Most of us take for granted a steady hand. For 63 year-old David Donahoe, it's a blessing thanks to new high tech medicine just approved by the FDA.
David has Parkinson's, a degenerative nervous system disorder that causes debilitating tremors, robbing him of much of his independence. But at clinical trials at the San Francisco VA Medical Center, David was among a group to try a new type of stimulation device implanted in his brain.
"We now have the ability in the U.S. to use a device that uses just one stimulator to stimulate both sides of the brain," says Dr. William Marks, Jr., neurologist.
It's called the Kinetra Neuro-Stimulator. For patients, the new advance by Medtronic means less surgery time and fewer incisions. It works like similar implants stimulating the part of the brain that influences motor control, blocking brain signals that cause the characteristic stiffness and shaking of Parkinson's. In Donahoe, the difference was amazing.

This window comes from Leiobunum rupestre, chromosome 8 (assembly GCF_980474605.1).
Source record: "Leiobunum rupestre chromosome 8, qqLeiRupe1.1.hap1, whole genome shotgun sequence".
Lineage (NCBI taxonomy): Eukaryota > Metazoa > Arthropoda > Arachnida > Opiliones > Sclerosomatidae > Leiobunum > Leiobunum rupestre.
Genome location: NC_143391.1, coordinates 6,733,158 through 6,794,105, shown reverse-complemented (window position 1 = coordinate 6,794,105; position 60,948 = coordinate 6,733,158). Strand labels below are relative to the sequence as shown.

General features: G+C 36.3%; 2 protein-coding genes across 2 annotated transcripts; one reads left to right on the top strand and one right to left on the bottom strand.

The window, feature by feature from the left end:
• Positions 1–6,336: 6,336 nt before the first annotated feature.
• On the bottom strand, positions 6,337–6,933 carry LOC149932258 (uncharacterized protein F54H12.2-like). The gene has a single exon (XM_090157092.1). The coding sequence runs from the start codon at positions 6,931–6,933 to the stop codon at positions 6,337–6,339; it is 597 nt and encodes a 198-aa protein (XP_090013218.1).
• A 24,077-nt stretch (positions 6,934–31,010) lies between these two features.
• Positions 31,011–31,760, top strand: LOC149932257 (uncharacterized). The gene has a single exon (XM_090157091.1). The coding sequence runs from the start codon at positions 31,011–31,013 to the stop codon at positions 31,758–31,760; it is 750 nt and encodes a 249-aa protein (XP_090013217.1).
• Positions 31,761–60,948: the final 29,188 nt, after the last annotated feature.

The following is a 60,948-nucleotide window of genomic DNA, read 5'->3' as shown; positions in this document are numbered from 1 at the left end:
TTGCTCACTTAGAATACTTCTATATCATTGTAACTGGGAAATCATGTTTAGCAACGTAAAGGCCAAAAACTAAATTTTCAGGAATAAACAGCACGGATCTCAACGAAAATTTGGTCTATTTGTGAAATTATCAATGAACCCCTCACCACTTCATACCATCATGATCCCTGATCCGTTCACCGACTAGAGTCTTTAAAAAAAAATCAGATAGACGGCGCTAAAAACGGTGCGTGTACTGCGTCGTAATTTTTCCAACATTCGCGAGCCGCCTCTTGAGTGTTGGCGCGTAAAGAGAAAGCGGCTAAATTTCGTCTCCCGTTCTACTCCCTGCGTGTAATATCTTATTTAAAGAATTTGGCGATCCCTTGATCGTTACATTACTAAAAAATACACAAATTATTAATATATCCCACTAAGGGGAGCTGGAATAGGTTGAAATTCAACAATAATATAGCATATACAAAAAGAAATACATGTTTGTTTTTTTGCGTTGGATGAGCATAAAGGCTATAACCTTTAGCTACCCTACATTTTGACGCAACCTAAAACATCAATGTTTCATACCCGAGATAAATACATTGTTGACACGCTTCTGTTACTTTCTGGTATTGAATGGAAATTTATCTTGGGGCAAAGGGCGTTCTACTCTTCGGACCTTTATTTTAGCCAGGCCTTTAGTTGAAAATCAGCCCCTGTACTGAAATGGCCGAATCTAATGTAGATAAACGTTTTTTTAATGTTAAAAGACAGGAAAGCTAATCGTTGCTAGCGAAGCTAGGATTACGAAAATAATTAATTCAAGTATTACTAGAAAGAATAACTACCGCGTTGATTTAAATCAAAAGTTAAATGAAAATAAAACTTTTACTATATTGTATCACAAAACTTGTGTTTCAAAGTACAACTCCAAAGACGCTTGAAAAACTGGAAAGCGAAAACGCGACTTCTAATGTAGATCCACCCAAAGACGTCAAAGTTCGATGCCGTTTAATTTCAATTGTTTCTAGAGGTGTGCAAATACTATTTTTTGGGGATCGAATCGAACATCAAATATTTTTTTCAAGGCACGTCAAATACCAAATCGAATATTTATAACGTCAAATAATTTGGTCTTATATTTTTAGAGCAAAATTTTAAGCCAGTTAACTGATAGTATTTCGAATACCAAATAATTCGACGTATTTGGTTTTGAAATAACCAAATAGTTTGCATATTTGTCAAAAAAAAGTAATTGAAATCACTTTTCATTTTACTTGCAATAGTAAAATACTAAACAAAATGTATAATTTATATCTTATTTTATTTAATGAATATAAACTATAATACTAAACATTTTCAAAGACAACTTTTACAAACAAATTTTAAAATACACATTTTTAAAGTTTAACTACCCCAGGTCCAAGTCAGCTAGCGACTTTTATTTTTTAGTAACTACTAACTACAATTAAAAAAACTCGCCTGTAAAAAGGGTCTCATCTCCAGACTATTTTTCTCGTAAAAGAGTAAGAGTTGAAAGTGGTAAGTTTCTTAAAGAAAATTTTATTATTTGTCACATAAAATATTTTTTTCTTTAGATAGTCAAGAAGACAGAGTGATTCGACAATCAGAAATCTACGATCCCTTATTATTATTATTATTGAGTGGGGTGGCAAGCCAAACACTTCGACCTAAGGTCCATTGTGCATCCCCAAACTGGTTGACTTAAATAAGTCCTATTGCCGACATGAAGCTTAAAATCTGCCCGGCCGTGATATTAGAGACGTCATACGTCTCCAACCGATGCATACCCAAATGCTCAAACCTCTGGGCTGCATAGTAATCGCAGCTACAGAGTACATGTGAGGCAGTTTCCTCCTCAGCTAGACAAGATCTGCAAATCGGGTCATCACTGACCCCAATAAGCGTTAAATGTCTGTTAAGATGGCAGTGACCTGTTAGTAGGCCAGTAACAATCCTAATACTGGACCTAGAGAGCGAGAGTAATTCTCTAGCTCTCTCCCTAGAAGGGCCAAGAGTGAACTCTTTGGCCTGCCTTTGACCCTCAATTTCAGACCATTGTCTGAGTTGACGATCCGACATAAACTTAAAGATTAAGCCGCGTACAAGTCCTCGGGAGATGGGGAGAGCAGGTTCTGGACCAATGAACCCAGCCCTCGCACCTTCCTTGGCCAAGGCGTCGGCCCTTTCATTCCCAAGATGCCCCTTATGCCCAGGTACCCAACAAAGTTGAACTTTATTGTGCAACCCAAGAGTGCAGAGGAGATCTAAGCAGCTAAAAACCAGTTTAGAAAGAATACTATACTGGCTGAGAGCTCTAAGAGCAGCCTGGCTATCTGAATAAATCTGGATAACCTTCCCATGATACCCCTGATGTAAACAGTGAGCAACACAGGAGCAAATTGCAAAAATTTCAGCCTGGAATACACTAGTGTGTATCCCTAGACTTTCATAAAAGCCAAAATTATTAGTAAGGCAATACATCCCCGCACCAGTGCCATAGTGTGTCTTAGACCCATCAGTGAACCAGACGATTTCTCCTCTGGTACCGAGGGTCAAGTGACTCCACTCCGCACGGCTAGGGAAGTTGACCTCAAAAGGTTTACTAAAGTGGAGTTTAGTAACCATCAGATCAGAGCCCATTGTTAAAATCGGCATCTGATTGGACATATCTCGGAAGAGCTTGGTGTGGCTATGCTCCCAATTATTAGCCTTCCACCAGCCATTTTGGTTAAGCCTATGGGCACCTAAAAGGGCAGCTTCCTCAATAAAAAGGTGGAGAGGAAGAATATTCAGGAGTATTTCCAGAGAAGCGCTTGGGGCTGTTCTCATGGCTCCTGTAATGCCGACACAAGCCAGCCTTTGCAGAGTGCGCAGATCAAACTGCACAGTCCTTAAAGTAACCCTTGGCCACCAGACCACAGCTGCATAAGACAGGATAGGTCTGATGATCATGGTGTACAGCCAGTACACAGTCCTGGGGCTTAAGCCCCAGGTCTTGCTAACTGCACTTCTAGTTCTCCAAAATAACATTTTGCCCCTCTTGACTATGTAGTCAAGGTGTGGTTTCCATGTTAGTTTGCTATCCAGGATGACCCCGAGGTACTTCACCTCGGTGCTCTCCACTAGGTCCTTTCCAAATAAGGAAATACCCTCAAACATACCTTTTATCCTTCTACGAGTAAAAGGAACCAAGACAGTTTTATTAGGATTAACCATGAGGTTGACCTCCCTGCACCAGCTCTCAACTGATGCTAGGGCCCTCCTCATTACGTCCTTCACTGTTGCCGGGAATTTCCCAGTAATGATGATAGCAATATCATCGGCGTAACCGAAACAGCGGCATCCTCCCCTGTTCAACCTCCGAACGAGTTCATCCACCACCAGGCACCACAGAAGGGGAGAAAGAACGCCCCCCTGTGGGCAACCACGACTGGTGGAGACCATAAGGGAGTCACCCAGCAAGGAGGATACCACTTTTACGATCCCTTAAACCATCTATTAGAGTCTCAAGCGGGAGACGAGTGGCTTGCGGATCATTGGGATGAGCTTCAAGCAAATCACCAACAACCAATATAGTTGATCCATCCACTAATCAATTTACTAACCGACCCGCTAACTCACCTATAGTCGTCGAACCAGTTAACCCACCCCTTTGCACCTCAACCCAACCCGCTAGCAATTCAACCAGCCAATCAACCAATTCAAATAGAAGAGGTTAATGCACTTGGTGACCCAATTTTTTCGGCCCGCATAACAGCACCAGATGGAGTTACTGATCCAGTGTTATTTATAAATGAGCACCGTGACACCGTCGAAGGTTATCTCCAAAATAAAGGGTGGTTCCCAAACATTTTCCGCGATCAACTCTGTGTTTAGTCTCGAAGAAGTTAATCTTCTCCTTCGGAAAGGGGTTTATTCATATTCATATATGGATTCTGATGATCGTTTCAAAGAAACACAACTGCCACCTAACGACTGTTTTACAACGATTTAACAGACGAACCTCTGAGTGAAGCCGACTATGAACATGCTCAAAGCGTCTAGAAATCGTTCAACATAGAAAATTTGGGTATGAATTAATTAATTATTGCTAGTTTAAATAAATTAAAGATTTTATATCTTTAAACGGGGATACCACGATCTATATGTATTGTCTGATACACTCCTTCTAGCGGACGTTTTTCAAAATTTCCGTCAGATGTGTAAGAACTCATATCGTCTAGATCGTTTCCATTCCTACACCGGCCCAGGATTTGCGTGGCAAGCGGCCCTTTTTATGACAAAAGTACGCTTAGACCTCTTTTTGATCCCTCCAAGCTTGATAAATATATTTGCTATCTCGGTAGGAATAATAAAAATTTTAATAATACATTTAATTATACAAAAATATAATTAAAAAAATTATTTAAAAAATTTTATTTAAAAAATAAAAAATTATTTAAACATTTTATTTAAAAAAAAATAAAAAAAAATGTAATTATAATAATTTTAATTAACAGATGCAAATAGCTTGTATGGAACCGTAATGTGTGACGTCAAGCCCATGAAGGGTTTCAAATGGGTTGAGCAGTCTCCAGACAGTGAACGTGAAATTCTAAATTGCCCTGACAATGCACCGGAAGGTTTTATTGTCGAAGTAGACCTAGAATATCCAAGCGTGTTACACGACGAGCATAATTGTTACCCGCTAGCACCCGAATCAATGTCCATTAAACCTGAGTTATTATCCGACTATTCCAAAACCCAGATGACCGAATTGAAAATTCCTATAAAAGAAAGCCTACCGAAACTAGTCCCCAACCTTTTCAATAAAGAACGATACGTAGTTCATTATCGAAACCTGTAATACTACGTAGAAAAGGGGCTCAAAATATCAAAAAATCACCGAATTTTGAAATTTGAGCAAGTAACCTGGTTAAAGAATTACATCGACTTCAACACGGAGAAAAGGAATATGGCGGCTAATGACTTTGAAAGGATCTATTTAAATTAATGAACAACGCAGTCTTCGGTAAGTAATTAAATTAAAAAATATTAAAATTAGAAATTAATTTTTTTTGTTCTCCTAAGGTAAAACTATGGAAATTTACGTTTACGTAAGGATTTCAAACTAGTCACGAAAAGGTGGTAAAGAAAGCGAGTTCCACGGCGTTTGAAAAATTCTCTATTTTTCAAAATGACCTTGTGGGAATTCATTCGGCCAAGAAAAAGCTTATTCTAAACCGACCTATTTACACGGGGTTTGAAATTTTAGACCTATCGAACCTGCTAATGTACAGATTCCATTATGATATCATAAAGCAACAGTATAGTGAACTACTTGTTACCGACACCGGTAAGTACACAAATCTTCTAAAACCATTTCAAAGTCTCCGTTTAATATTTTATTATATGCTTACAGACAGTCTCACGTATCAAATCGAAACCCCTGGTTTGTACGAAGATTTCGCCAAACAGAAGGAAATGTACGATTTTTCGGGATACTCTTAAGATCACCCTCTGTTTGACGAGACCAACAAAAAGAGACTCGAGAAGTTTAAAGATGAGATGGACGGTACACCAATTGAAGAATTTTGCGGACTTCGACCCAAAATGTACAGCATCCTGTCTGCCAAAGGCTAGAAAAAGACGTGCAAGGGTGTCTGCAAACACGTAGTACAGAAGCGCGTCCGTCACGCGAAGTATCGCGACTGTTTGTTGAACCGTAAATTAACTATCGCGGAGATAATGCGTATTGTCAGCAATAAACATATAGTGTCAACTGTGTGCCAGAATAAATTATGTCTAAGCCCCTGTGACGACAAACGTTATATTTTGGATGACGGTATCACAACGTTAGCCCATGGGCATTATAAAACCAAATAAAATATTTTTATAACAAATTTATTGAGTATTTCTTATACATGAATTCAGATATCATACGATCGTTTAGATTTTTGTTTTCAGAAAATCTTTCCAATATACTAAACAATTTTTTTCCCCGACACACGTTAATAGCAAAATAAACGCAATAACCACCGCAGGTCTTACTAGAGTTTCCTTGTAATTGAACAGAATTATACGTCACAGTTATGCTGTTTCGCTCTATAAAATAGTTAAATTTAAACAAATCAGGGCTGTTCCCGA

"I can now drive more effectively and easily. Just overall, life's conditions are a lot more pleasant," says David Donahoe, Parkinson's patient.
Patients can also now use a remote control to adjust the brain stimulation so that the patient has more control over his own treatment. He still takes medication but the surgery has enabled him to cut down on that, too.
The surgery to install the implant is risky, so this option is only available to patients who are not responding well to medication and do not suffer from dementia.